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4 entries from November 2015

How Hackable is Your Car? Here’s a Handy Infographic.

Car computer

Back when our conveyances were horses and buggies, your engine had a mind of its own and ran on oats. The gasoline-powered motorcar put the control squarely in the hands of the driver for nearly a century but as car technology advances and computers play a larger role in the running of your vehicle, there is a mounting concern that your car may once again have a mind of its own – or rather, that its mind might be controlled by someone other than the driver.

The more car systems become connected to the internet, the more opportunities there are for hackers to wreak havoc.

The idea of your car being “hacked” – i.e. someone remotely taking control of your vehicle while you’re driving – hit the mainstream this summer when Chrysler recalled 1.4 million vehicles in order to correct a vulnerability in its new UConnect infotainment system that would have allowed a hacker who knew a specific car’s IP address to remotely control parts of the vehicle, from the environmental controls to cutting the engine.

Check out this video from Wired to see some hackers and a Wired writer demonstrating what they’re able to do to his car with their laptops.

Obviously, not every vehicle faces a huge hacking risk – some cars are more hackable than others – and there are steps you can take to keep your car as secure as possible. This handy infographic from forensic engineering consulting firm PT&C|LWG is a bit of long read, but it really lays out which cars are most vulnerable, how “hacking” works on vehicles and what we as drivers can do to help mitigate the risks. Is your vehicle on the “most hackable” list?

Car hacking infographic

Winter Car Care Tips

Winter driving

The last few dazzling autumn leaves have fallen from the trees and this morning, your lawn made a crunching sound. It’s officially winter in Canada.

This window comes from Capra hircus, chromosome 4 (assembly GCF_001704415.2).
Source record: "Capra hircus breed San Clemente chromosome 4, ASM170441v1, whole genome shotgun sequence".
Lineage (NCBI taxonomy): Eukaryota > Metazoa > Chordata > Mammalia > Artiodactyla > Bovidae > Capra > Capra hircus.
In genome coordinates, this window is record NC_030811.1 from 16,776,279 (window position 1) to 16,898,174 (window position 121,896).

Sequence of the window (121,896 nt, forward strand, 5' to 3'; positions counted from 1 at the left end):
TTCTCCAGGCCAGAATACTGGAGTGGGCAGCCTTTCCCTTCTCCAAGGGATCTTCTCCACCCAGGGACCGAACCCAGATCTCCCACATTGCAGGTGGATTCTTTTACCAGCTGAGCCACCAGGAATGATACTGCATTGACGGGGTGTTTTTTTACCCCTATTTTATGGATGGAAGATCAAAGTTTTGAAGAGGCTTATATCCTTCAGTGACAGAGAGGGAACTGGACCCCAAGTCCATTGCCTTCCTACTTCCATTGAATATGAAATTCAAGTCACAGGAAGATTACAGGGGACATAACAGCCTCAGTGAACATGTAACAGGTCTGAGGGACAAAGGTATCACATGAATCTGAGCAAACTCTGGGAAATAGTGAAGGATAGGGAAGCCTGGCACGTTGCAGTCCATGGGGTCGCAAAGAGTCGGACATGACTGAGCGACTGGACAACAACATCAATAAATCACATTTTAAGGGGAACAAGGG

Canadian winters are notoriously hard on vehicles and having a break down in the freezing cold is nobody’s idea of fun – so here are a few winter car care tips to help you keep your vehicle running smoothly through the season.

Test your battery: Have your battery and charging systems checked to ensure they’re performing optimally. Canadian winters are hard on batteries!

Be cool: When’s the last time you cleaned, flushed and put new anti-freeze in your cooling system? This should be done roughly every two years to keep the system working through the winter.

Check your exhaust system: Make sure your exhaust system isn’t leaking carbon monoxide, which can be very dangerous in winter, when we’re all driving around with the windows shut.

Get a clear view: Make sure your headlights and taillights are working and are aimed properly. Top up your windshield wiper fluid and make sure your wipers are clearing your windshield completely with each swipe.

Keep on top of your tires: If it’s consistently 7C or below in your area, it’s time to switch to winter tires. Make sure you’ve installed four matching winter tires and that they’re properly inflated. Checking your tire inflation regularly is especially important in the winter, as cold temperatures cause tire pressure to fluctuate.

Be prepared: Having a fully-stocked emergency car safety kit in the car is important all year round, but unpredictable winter weather makes it even more essential. Go through your kit and replace any items that are worn or have expired.

Protect your exterior: The combo of road dirt, salt and snow is hard on your vehicle. Make sure to visit the car wash when you start to see a build up of sludge. And make sure to clean the snow off your car before you drive.